I’ve been sewing View C of the “Lana” 1940s crop top pattern, and I came across a “pattern hack” to share! I made this “Resto-vival” pattern back in 2016. Can you believe it? I can’t!
Side note before we start- this pattern is MUCH simpler to sew in a stable fabric like a cotton. After doing it in a rayon, I would highly suggest steering you in the right direction by choosing a fabric like a cotton or linen, with little “wiggle room”, especially if doing the crop top views B and C.
This post isn’t actually a “hack”, as much as a trick for those, like me, who experience the shoulders slipping off on things cut low in front and in back, no matter how many mock-ups, and no matter what pattern it’s from. This is a combo of taping the neckline and adding a back strap.
While it, apparently, worked for the original 1940s makers, and for several people I know who have sewn this pattern, I find this “low + low” combo will not, ever, stay on my shoulders. If you’re like me, this post is for you!
The first “hack” is actually quite simple! Just add back ties!
I wish I could claim I was the genius who thought of this, but it, ironically, came from am Amazon dress I purchased last year that had the “low in front and low in back” combo, just like this pattern. The straps, I thought, were quite clever in their simplicity!
Plus, I find this bias tube straps are ridiculously satisfying to sew. So much so, that I actually made a video for how to make the tube (or cord) when I did the “Harriet” blouse pattern. So I didn’t bother to photograph steps. Just watch the video! Or if you don’t want to make your own cording, you can always substitute matching ribbon. I just, personally, like the matchy-matchy of self-made trim.
When making the ties, cut about a full fabric width of strip on the bias. If you don’t know how to cut bias tape, check out this post by another maker. Terry’s Tips: How to Cut Bias Binding – YouTube
You will want your bias strips to be 1″ wide, by about the full width of your fabric. You want enough length to be able to meet at center back and then make a bow. And don’t forget, the fabric will STRETCH! Thats what bias does! Really, check out the video and it will help you visualize this.
After your cording is made, simply make a knot in each end, or finish the bottom edge by hand stitching it closed. Cut the cording in half so you have two ties of equal length.
Pin the unknotted edge of one cord to the inside of the Lana blouse at the shoulder seam. You’ll want to allow about an inch, so you can turn under the raw edge of the cording. Then secure it to place by hand sewing it snuggly. This will take a decent amount of tension to keep your top up while you move all about, so make sure it’s on there good!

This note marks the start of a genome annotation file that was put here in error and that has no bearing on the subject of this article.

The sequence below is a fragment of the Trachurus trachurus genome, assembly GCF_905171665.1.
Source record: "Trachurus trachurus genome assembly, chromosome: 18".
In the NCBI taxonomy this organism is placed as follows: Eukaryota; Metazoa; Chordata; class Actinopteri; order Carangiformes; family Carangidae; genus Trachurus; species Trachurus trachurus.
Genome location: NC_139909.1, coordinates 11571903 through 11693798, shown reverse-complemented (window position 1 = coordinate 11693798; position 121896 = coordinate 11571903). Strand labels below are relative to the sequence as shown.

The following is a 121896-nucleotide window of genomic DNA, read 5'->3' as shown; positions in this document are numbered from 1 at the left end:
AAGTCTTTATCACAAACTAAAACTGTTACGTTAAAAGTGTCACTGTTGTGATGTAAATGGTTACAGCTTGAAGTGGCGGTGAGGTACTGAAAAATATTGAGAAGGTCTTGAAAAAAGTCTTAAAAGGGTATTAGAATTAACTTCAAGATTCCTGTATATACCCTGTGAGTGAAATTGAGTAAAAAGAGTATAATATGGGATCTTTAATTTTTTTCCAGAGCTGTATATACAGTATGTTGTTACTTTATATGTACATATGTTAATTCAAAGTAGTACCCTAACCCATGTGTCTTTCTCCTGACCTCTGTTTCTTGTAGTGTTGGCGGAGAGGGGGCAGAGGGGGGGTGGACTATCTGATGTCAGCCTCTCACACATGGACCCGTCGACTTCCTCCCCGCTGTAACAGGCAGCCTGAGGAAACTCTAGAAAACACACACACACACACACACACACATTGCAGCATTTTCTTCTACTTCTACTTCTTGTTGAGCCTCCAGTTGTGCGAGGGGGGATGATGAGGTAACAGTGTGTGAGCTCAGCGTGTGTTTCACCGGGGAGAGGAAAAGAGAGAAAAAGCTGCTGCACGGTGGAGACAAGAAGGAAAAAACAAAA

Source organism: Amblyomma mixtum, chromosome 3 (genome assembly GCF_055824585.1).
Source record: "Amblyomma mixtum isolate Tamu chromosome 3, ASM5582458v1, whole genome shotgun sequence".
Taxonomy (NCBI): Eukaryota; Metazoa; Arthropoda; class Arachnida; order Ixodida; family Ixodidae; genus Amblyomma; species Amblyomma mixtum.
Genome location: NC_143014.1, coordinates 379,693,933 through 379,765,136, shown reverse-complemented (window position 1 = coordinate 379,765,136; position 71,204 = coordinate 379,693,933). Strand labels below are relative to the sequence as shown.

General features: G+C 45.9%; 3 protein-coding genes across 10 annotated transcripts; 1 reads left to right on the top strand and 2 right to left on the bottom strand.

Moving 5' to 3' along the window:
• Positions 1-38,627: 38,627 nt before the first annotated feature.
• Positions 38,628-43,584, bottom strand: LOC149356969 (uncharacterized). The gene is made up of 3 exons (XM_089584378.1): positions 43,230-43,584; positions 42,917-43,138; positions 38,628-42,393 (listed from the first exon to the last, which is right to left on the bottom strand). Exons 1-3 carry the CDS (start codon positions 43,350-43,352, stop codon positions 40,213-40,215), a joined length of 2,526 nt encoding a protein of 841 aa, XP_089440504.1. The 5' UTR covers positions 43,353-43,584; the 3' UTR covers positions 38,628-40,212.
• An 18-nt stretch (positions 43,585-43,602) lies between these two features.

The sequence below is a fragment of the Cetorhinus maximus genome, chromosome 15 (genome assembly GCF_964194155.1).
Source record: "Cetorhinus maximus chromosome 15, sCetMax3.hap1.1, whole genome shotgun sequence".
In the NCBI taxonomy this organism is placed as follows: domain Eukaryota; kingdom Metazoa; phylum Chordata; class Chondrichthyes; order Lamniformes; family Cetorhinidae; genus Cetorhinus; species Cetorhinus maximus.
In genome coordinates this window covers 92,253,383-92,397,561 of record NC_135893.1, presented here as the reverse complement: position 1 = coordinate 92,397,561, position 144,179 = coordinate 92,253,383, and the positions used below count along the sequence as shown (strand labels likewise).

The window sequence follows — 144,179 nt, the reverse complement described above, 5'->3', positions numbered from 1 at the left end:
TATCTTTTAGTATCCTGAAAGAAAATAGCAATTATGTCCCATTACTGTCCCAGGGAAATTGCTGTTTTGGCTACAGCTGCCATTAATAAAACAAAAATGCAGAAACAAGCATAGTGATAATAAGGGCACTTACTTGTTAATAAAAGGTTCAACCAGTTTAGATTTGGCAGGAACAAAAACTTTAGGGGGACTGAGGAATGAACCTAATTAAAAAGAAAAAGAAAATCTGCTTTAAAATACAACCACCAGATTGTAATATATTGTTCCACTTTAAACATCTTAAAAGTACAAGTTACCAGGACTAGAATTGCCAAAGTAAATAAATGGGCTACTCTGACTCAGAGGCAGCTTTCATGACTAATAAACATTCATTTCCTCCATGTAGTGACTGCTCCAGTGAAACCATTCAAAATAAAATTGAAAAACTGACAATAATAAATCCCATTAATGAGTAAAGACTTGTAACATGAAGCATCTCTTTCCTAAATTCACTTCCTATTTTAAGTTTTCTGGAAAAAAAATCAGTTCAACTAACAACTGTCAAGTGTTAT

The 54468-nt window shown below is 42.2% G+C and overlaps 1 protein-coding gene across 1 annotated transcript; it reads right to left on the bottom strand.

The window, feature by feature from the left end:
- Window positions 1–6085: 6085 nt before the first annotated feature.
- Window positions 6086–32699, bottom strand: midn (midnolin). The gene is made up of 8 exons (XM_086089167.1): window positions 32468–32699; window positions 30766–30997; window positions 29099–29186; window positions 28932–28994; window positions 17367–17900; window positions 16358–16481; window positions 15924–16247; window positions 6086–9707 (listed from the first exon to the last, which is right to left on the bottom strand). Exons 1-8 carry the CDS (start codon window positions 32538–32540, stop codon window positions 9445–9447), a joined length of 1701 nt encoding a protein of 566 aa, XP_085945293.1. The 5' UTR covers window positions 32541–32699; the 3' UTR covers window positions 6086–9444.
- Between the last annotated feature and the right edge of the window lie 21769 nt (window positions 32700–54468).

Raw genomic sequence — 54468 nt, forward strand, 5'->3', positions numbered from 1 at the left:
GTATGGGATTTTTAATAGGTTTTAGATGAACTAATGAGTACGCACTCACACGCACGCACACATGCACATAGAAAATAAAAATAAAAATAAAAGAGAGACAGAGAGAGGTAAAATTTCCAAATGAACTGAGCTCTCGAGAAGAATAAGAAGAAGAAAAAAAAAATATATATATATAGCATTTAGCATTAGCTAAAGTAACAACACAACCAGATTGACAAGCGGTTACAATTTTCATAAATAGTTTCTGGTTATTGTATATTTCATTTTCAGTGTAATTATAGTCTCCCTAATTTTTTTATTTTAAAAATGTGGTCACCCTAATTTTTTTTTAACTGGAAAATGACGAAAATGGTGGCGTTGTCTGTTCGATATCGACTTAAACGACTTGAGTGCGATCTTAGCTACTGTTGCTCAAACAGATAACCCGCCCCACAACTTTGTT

This is what it looks like on the inside.
And here’s a close up!
Added bonus that this blouse *will* cover bra straps when you add the ties!
*Edited to Add* A lovely facebook follower suggested Lingerie Straps. These are straps on the inside of your garment that make the garment snap to place around your bra straps. This is a totally period way to keep the garment on your shoulders (In the 1910s and 1920s they even had little pretty pins for this purpose). This will work for most people, unless you deal with bra strap slippage anyways (like me). Here’s a video that will help show how to make lingerie straps (unaffiliated).
Another tip! To help keep your neckline from stretching out, especially if you’ve made this in a wiggly fabric, like I did, make sure you STAY STITCH your neckline, or TAPE it!
Taping necklines is another sewing trick I love. It makes *so much difference* in helping things stay put.
Here’s a video I did for the 1939 wrap dress, but I used the same method for this neckline. You want to mark on your pattern where your seam allowance is, walk your tape with the pattern on that seam allowance line, and mark each “point” where the neckline turns with a pin. Then ease the neck in to fit the tape, using a copious amount of pins to hold that tape in place while you stitch. Unfortunately, it’s another thing I neglected to take photos of while sewing my own version, but watch the video below for a general idea of how it works. Taping it truly did help keep my rayon from going completely out of control.
P.S- I did just recently change the color combo on the Lana Crop Tops pattern, so if yours looks slightly different, that’s why! The music note print was replaced with solid pink. <3